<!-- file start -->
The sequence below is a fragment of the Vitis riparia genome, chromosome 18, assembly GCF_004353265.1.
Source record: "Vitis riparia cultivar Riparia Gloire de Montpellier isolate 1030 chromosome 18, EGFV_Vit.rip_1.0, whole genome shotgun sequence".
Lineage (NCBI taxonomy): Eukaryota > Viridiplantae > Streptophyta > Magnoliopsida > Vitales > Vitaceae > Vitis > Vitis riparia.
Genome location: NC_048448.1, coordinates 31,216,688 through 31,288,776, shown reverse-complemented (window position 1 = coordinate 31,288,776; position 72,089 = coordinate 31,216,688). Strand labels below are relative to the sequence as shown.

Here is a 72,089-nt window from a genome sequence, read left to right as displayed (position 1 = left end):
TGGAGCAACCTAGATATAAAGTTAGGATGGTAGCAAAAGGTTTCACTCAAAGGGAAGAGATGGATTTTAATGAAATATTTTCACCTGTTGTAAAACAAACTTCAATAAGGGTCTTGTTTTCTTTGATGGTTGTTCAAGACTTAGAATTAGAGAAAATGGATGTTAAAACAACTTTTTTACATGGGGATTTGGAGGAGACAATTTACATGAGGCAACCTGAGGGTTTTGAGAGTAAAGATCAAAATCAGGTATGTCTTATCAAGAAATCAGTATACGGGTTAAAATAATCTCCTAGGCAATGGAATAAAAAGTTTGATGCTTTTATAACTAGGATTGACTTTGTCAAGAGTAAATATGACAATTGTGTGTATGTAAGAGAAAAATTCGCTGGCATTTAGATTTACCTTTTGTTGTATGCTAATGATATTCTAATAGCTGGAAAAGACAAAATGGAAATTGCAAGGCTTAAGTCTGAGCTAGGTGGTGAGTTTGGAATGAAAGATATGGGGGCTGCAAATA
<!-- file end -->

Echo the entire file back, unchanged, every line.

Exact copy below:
The sequence below is a fragment of the Vitis riparia genome, chromosome 18, assembly GCF_004353265.1.
Source record: "Vitis riparia cultivar Riparia Gloire de Montpellier isolate 1030 chromosome 18, EGFV_Vit.rip_1.0, whole genome shotgun sequence".
Lineage (NCBI taxonomy): Eukaryota > Viridiplantae > Streptophyta > Magnoliopsida > Vitales > Vitaceae > Vitis > Vitis riparia.
Genome location: NC_048448.1, coordinates 31,216,688 through 31,288,776, shown reverse-complemented (window position 1 = coordinate 31,288,776; position 72,089 = coordinate 31,216,688). Strand labels below are relative to the sequence as shown.

Here is a 72,089-nt window from a genome sequence, read left to right as displayed (position 1 = left end):
TGGAGCAACCTAGATATAAAGTTAGGATGGTAGCAAAAGGTTTCACTCAAAGGGAAGAGATGGATTTTAATGAAATATTTTCACCTGTTGTAAAACAAACTTCAATAAGGGTCTTGTTTTCTTTGATGGTTGTTCAAGACTTAGAATTAGAGAAAATGGATGTTAAAACAACTTTTTTACATGGGGATTTGGAGGAGACAATTTACATGAGGCAACCTGAGGGTTTTGAGAGTAAAGATCAAAATCAGGTATGTCTTATCAAGAAATCAGTATACGGGTTAAAATAATCTCCTAGGCAATGGAATAAAAAGTTTGATGCTTTTATAACTAGGATTGACTTTGTCAAGAGTAAATATGACAATTGTGTGTATGTAAGAGAAAAATTCGCTGGCATTTAGATTTACCTTTTGTTGTATGCTAATGATATTCTAATAGCTGGAAAAGACAAAATGGAAATTGCAAGGCTTAAGTCTGAGCTAGGTGGTGAGTTTGGAATGAAAGATATGGGGGCTGCAAATA